Content Marketing Institute recently released a great piece on content marketing in the travel and tourism industry space. It caused us to pause just a second to reflect on the past two years. You see, over the previous two years, we’ve lead tourism marketing for a small, charming Texas town at the top of the Hill Country called San Saba. (Shameless self-plug, definitely check out this charming town next time you want to escape for a night or two of hospitality.) The article dead on with our internal observations.
“With so many different touchpoints to engage with, so many ways to facilitate and enhance the travel experience, and so many pain points to help customers overcome, this field offers tremendous opportunities to create content-based connections, build trust, and add value for intrepid world travelers, road-weary business travelers, and everyone in between.”
Building trust in the travel industry is, naturally, a slow process. However, when a town buys into a new marketing plan collectively, we’ve seen them accomplish significantly more much more quickly. Why? Travel experiences that are seamless, consistent and meet (or, preferably, exceed) expectations create the organic trust that encourages word-of-mouth advertising that now is predominantly a web of peer-to-peer experiences. Because these subjective first impressions are incredibly accessible and prevalent, it’s imperative that marketers are controlling, or at least encouraging, content that aligns with brand voice and sells without over-promising on what they can deliver. Naturally, this can be a little difficult with so much competition. How do you tell your story and shine alongside the rest of the markets clamoring for increased tourist activity?
When you’re competing with other Hill Country destinations like Fredericksburg, Austin and Dripping Springs, marketing a tiny town successfully means getting creative. We focused heavily on experiential content for the first two years. We’ve generated video, photography, look books, blog posts and more to be shared and boosted through social media.
This content allowed us to create an experience for our target audiences (and bolstered organic search rates with cohesive SEO strategy). The strategy resonated with measure impacts: hotel taxes are up over 75 percent; sales tax revenues have increased; and, citywide event ticketing has consistently increased.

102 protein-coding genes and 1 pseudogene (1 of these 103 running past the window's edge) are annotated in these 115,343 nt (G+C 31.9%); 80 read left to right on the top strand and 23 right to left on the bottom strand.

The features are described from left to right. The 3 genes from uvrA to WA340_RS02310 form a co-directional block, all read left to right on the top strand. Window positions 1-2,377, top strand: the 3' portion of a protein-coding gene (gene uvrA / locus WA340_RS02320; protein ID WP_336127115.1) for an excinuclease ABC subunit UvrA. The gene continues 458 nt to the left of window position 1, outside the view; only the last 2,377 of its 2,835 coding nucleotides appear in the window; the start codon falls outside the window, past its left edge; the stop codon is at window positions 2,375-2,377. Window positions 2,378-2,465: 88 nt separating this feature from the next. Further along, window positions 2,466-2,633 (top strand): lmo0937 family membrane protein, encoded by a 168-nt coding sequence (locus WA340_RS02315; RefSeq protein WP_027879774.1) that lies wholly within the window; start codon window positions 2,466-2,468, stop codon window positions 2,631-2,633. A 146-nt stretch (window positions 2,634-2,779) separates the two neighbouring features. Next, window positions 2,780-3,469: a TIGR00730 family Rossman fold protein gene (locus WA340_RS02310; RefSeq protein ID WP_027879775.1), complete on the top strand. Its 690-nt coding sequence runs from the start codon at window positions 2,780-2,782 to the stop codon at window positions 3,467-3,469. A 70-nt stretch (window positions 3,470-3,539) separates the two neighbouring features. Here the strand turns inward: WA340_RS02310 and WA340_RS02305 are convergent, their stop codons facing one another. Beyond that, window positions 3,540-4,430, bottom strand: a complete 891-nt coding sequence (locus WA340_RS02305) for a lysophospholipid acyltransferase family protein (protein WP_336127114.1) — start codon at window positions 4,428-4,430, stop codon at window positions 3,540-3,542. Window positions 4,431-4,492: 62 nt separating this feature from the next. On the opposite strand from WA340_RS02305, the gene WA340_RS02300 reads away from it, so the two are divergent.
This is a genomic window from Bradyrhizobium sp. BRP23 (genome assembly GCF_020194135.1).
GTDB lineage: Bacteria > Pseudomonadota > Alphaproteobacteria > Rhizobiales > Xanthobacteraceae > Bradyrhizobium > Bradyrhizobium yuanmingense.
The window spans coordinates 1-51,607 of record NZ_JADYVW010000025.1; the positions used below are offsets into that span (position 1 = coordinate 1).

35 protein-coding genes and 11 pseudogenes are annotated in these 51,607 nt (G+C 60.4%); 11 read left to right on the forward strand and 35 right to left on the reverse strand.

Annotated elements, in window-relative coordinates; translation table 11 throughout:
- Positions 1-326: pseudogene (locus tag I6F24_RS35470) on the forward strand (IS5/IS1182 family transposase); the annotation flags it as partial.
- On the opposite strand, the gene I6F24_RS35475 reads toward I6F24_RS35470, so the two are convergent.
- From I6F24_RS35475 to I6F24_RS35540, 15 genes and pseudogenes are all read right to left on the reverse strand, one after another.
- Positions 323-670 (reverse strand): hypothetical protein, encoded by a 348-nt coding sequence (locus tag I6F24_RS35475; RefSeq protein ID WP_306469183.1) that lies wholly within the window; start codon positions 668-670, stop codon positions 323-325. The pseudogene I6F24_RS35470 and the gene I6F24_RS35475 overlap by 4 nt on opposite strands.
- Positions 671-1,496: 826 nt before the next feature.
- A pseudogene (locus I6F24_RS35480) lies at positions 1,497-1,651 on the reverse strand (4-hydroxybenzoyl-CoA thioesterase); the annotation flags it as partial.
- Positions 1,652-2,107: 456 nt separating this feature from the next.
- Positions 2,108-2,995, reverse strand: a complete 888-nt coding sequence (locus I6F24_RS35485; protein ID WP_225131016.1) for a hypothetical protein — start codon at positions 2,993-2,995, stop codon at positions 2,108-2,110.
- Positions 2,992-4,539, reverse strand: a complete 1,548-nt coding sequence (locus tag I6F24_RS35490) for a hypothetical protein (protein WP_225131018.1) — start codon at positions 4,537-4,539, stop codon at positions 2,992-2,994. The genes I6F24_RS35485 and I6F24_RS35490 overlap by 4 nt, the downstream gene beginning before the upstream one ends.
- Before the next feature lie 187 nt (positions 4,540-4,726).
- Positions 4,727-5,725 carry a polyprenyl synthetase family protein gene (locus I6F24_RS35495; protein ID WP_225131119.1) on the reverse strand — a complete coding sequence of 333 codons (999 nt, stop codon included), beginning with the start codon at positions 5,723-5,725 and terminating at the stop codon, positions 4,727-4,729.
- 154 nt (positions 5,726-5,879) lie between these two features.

A large focus of our advertising efforts shifted the city’s advertising efforts away from traditional to digital and social media outlets. Travel is no longer inspired solely by the Travel Channel or magazines. Today, the world lives online. Instagram and Facebook – and the savvy influencers who pioneered those channels — are the leading influencers. In March 2017, Entrepreneur published “5 Ways Social Media Has Transformed Tourism Marketing” illuminating some of the dramatic effects that social media has had on the tourism industry.
“Social media has fundamentally changed the way that many companies communicate with and market to their target demographics. For the travel and hospitality sector, in particular, the rise of the Internet and the increased popularity of social channels have altered travel marketing. From the way that travelers research potential destinations to the activities that they participate in once they arrive, the new ways that consumers use social media to make purchasing decisions has influenced tourism marketing from start to finish.” – Entrepreneur
The article mentions the power of social media reviews, which have proven to have a profound impact on the industry with 89% of millennials choosing their travel plans upon peer-reviewed content streams. These reviews, which are highly accessible, provide an experiential preview of tourism activities, one that is partially out of a marketer’s control. A third party marketer loses control both with subjective content posted by users, but also in their limited capacity to influence business practices. This is the point at which client buy-in becomes gold; as you see themes that need to be addressed to increase organic positivity, a client who has bought into the strategy will implement necessary changes. When the majority of businesses in the town share the “we’re all in this together” sentiment, change occurs and problems are mitigated. Having a strategy for controlled engagement is also necessary (more on that coming in our next post). Another cornerstone of social media is the facilitation of a social sharing phenomenon. Today over 97% of millennial share photos and videos of their travels in social media forums. This network creates an organic “web of peer-to-peer content” that is both authentic and free for the business.
“Travel-industry marketers must go the extra mile to create content to earn bookings, not just lookings.” – Content Marketing Institute
Though a downside to the social nature of tourism marketing is voluminous din, social media is advantageous in that it offers concrete data. Use these analytics, insights and social media listening to hone messaging, increasing campaign efficacy and build trust with your audience. With time, your owned content and strategic engagement will enable you to leverage the peer-to-peer based content (like reviews and influencer impressions) to inspire audiences past lookings to bookings.